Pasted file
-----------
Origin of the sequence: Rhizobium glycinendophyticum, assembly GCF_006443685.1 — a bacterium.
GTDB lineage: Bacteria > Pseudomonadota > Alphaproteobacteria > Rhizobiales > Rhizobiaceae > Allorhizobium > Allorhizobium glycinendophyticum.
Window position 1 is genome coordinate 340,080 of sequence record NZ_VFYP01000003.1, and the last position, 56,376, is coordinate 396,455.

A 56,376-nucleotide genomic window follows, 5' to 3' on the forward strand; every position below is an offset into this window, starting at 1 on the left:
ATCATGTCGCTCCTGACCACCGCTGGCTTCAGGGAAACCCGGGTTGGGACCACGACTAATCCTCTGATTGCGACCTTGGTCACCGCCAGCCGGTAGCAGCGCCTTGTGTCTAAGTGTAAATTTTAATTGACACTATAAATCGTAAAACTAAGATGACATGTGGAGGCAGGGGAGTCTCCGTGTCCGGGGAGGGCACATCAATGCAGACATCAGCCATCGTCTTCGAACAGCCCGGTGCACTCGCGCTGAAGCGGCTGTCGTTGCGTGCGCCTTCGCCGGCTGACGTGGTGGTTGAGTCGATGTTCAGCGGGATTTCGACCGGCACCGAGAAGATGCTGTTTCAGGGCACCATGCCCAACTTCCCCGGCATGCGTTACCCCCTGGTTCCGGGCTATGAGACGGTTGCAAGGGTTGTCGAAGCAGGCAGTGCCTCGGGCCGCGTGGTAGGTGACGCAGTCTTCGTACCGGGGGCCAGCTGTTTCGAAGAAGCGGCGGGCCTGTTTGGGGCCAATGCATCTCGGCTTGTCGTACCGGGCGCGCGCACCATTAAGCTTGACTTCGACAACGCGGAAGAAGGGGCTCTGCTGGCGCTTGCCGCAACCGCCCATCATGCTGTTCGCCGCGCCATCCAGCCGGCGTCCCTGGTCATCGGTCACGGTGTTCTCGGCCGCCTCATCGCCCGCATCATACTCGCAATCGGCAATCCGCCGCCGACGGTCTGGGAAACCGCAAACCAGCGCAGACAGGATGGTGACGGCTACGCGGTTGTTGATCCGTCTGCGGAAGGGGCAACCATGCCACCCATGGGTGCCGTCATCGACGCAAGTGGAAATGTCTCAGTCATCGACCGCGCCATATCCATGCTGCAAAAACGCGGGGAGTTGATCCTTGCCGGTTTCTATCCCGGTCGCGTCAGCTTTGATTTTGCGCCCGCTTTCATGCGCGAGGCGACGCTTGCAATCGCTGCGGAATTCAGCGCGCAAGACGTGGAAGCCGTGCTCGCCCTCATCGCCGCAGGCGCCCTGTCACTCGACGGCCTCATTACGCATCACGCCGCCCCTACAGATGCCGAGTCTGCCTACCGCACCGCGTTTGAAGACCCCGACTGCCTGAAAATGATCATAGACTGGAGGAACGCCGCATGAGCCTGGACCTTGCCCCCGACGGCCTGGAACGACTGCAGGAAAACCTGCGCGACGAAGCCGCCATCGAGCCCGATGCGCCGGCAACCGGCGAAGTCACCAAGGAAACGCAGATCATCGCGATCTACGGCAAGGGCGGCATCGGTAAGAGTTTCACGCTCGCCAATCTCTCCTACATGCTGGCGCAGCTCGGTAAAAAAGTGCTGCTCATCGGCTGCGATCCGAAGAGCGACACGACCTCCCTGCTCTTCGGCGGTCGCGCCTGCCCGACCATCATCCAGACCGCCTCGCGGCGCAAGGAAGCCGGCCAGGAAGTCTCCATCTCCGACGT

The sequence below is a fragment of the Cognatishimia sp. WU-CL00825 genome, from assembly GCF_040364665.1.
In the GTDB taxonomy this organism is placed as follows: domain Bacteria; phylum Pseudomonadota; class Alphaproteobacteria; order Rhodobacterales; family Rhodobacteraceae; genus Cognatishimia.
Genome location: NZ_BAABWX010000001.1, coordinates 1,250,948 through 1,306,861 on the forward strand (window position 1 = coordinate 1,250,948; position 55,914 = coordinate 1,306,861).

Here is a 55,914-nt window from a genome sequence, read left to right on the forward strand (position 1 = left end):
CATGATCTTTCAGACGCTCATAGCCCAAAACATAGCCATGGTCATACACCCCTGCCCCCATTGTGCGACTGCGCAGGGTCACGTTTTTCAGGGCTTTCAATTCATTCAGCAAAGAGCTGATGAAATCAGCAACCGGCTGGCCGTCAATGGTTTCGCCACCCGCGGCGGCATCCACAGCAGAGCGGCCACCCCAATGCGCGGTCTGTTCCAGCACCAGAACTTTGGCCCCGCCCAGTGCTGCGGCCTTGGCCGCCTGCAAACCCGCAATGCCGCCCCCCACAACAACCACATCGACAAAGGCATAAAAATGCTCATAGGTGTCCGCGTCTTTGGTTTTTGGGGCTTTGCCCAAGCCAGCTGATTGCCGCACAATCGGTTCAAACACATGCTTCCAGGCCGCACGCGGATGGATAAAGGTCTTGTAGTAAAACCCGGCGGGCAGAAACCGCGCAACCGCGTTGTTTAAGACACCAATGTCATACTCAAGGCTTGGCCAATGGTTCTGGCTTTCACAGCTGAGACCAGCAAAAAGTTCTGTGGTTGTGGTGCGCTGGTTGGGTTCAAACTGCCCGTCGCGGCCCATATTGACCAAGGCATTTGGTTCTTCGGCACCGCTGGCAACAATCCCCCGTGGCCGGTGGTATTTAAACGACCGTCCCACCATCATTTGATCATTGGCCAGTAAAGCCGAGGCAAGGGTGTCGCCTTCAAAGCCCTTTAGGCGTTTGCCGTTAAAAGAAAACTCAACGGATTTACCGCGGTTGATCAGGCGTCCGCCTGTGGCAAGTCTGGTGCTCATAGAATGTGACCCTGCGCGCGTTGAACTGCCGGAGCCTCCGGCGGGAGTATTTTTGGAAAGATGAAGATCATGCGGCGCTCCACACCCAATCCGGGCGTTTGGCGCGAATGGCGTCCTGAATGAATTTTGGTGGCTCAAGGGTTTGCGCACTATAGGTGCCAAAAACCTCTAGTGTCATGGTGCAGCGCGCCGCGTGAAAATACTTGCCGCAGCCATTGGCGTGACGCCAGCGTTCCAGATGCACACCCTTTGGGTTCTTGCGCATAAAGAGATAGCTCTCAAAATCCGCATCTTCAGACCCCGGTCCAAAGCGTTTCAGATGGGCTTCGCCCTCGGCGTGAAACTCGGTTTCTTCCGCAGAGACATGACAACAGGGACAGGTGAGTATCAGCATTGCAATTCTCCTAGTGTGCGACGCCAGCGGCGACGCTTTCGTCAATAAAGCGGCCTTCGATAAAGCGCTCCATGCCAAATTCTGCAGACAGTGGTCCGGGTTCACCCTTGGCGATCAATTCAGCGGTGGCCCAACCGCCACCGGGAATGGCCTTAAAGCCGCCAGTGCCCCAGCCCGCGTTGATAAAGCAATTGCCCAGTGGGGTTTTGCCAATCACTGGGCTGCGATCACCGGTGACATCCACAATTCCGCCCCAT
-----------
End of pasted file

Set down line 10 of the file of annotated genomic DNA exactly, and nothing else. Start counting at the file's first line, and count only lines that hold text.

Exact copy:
CATGATCTTTCAGACGCTCATAGCCCAAAACATAGCCATGGTCATACACCCCTGCCCCCATTGTGCGACTGCGCAGGGTCACGTTTTTCAGGGCTTTCAATTCATTCAGCAAAGAGCTGATGAAATCAGCAACCGGCTGGCCGTCAATGGTTTCGCCACCCGCGGCGGCATCCACAGCAGAGCGGCCACCCCAATGCGCGGTCTGTTCCAGCACCAGAACTTTGGCCCCGCCCAGTGCTGCGGCCTTGGCCGCCTGCAAACCCGCAATGCCGCCCCCCACAACAACCACATCGACAAAGGCATAAAAATGCTCATAGGTGTCCGCGTCTTTGGTTTTTGGGGCTTTGCCCAAGCCAGCTGATTGCCGCACAATCGGTTCAAACACATGCTTCCAGGCCGCACGCGGATGGATAAAGGTCTTGTAGTAAAACCCGGCGGGCAGAAACCGCGCAACCGCGTTGTTTAAGACACCAATGTCATACTCAAGGCTTGGCCAATGGTTCTGGCTTTCACAGCTGAGACCAGCAAAAAGTTCTGTGGTTGTGGTGCGCTGGTTGGGTTCAAACTGCCCGTCGCGGCCCATATTGACCAAGGCATTTGGTTCTTCGGCACCGCTGGCAACAATCCCCCGTGGCCGGTGGTATTTAAACGACCGTCCCACCATCATTTGATCATTGGCCAGTAAAGCCGAGGCAAGGGTGTCGCCTTCAAAGCCCTTTAGGCGTTTGCCGTTAAAAGAAAACTCAACGGATTTACCGCGGTTGATCAGGCGTCCGCCTGTGGCAAGTCTGGTGCTCATAGAATGTGACCCTGCGCGCGTTGAACTGCCGGAGCCTCCGGCGGGAGTATTTTTGGAAAGATGAAGATCATGCGGCGCTCCACACCCAATCCGGGCGTTTGGCGCGAATGGCGTCCTGAATGAATTTTGGTGGCTCAAGGGTTTGCGCACTATAGGTGCCAAAAACCTCTAGTGTCATGGTGCAGCGCGCCGCGTGAAAATACTTGCCGCAGCCATTGGCGTGACGCCAGCGTTCCAGATGCACACCCTTTGGGTTCTTGCGCATAAAGAGATAGCTCTCAAAATCCGCATCTTCAGACCCCGGTCCAAAGCGTTTCAGATGGGCTTCGCCCTCGGCGTGAAACTCGGTTTCTTCCGCAGAGACATGACAACAGGGACAGGTGAGTATCAGCATTGCAATTCTCCTAGTGTGCGACGCCAGCGGCGACGCTTTCGTCAATAAAGCGGCCTTCGATAAAGCGCTCCATGCCAAATTCTGCAGACAGTGGTCCGGGTTCACCCTTGGCGATCAATTCAGCGGTGGCCCAACCGCCACCGGGAATGGCCTTAAAGCCGCCAGTGCCCCAGCCCGCGTTGATAAAGCAATTGCCCAGTGGGGTTTTGCCAATCACTGGGCTGCGATCACCGGTGACATCCACAATTCCGCCCCAT